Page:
Because all of the alleged hearsay was merely cumulative of other evidence properly admitted, we see no grounds for reversal.

IV. Photographs

Robinson claims that State Exhibits 69 through 72, photographs of the victim's decomposed body, should not have been admitted into evidence because they were too prejudicial.

 Photographs are generally admissible if they depict something a witness would be permitted to describe during testimony.   Phillips v. State, 550 N.E.2d 1290, 1299 (Ind.1990).   Admission of photographs lies within the sound discretion of the trial court, and its ruling will not be disturbed absent an abuse of discretion.  Isaacs v. State, 659 N.E.2d 1036, 1043 (Ind.1995).   The fact that a photograph may depict gruesome details of a crime is not a sufficient basis for excluding it.   The question is whether the probative value of the photograph outweighs its prejudicial effect.  Id.

 Robinson claims unfair prejudice resulting from admission of the photographs outweighed their probative value because of their especially gruesome nature.   We disagree.

The photographs depict Hobbs' decomposed body, apparently partially eaten by animals.   Forensic Pathologist Dr. Dean Hawley testified that the body found in the soybean field was so decomposed that an ordinary autopsy to determine identity and cause of death could not be performed.   Forensic DNA analyst Todd Bille described the process by which he concluded that it was indeed Hobbs' body.   Thus, any prejudice from the admission of the photographs alone was outweighed by their probative value in showing why the State had to resort to extraordinary methods to identify the body, and that the body was identified as Hobbs.

Robinson further contends that admission of the gruesome photographs was unfairly prejudicial because they were cumulative of images already shown to the jury in a videotape of the crime scene.   Robinson did not object to admission of the videotape.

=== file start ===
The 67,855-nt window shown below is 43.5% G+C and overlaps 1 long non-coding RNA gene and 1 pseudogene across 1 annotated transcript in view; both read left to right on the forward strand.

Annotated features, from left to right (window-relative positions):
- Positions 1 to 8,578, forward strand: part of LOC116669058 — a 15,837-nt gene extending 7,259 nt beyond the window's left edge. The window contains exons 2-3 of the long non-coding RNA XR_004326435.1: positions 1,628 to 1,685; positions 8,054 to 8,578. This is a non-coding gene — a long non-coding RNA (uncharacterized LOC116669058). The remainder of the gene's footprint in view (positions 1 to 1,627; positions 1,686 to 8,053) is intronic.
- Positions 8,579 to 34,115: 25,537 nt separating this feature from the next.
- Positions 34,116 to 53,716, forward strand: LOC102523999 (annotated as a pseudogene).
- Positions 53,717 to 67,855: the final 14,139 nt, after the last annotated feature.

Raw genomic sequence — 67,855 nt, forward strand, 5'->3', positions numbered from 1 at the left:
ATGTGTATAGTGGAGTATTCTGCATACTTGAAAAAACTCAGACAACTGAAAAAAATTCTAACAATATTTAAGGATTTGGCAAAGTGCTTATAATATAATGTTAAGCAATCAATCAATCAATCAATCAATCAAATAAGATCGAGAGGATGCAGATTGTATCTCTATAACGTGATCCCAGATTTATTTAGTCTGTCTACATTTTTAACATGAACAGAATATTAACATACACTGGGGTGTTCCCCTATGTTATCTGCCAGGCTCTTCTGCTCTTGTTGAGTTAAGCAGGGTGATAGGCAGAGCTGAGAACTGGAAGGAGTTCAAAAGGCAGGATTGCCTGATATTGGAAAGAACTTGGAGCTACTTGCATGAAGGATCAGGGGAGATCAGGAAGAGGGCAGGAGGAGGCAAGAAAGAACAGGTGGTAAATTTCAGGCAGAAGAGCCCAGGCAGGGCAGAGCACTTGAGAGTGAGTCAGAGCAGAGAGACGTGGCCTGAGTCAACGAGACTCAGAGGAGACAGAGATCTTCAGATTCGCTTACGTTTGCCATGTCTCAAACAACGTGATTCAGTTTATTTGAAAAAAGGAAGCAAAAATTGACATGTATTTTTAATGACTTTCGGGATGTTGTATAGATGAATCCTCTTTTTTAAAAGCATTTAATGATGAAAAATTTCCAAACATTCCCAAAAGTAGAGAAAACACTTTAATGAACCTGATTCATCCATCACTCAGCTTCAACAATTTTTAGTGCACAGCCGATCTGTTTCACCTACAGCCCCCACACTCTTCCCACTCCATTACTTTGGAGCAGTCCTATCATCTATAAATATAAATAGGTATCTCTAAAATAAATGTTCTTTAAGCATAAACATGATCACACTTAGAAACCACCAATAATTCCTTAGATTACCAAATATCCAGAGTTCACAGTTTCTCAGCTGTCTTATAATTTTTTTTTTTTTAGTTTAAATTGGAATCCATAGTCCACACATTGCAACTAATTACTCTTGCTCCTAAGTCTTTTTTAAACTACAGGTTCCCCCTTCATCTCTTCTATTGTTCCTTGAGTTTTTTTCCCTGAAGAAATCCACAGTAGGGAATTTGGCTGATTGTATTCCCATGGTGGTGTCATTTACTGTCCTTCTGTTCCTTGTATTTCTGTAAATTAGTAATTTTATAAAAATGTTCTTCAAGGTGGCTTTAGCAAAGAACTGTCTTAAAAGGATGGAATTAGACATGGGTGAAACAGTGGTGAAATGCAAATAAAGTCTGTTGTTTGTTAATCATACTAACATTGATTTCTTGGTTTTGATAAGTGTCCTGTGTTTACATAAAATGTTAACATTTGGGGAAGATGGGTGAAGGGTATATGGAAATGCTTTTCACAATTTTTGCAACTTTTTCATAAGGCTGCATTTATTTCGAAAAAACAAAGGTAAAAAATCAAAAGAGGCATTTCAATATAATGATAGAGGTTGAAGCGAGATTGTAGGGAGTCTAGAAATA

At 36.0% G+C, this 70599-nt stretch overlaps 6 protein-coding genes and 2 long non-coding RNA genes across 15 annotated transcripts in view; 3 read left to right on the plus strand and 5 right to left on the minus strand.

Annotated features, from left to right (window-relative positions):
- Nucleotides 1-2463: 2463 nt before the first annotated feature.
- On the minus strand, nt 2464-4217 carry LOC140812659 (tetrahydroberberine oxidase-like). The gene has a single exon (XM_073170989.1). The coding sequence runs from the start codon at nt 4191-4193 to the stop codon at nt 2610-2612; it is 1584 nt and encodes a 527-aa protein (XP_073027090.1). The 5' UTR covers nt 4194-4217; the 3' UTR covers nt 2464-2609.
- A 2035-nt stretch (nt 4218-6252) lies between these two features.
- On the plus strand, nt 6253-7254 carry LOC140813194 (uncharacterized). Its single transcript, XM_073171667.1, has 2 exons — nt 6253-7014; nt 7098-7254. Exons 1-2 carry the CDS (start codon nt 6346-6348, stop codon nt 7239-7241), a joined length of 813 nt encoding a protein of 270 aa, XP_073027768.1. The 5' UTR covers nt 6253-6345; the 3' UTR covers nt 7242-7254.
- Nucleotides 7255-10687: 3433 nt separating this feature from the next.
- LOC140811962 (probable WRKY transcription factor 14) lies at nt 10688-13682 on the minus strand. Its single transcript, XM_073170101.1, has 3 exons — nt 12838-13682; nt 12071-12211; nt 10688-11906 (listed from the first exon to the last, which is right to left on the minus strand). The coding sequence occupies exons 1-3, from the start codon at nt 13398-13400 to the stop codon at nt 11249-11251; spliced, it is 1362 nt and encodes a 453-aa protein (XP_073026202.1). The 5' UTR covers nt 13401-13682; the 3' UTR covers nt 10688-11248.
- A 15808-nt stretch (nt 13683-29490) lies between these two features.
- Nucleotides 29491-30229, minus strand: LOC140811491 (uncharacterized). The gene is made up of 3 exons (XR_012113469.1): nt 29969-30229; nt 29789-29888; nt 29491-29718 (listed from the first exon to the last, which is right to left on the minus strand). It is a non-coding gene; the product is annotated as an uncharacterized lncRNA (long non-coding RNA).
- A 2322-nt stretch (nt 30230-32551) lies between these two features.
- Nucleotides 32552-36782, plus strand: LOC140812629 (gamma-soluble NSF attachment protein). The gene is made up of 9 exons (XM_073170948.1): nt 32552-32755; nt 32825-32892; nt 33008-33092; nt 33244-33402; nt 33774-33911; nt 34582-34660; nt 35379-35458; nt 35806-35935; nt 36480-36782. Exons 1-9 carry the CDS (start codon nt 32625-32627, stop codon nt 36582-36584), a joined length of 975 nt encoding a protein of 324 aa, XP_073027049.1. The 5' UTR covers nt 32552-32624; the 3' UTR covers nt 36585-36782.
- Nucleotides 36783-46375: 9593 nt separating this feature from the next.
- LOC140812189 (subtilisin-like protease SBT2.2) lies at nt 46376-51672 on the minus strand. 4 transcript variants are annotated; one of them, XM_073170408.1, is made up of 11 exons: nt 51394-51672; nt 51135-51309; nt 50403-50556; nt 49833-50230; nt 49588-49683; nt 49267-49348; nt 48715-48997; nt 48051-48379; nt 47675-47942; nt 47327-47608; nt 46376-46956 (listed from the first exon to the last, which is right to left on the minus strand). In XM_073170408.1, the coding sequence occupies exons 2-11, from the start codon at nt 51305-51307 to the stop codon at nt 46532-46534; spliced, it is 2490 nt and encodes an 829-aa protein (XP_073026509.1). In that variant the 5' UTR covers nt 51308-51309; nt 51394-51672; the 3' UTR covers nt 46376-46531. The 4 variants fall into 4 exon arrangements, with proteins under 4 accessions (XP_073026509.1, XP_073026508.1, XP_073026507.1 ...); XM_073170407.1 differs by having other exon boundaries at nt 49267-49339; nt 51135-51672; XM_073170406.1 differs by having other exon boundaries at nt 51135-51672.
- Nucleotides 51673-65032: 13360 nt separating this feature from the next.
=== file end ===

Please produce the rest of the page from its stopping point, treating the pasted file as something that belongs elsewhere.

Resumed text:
While allowing the photographs in evidence after the videotape may have been unnecessary to illustrate the witness' testimony, we find no reversible error.   Errors in the admission of evidence are to be disregarded as harmless unless they affect the substantial rights of a party, as measured by the probable impact of the evidence on the jury.   In light of the other evidence of guilt in this case, we find it highly improbable that the photographs had any impact on the jury's decision.

V. Sufficient Evidence for Robbery

Robinson argues that he could not be properly convicted of robbery because “[a] dead man cannot be robbed.”  (Appellant's Br. at 35.)   Robbery is committed when “[a] person [ ] knowingly or intentionally takes property from another person ․ by using or threatening the use of force on any person․”  Ind.Code Ann. § 35-42-5-1 (West 1986).   Robinson notes that the State was obligated to prove that the property was taken from a “person.”   The criminal code defines “person,” by reference to the definition of “human being,” as “an individual who has been born and is alive.”  Ind.Code Ann. § 35-41-1-22 (West Supp.1997);  Ind.Code Ann. § 35-41-1-14 (West 1986).   Because the evidence shows Hobbs was dead at the time the property was taken, Robinson contends the State did not prove he took property from a “person.”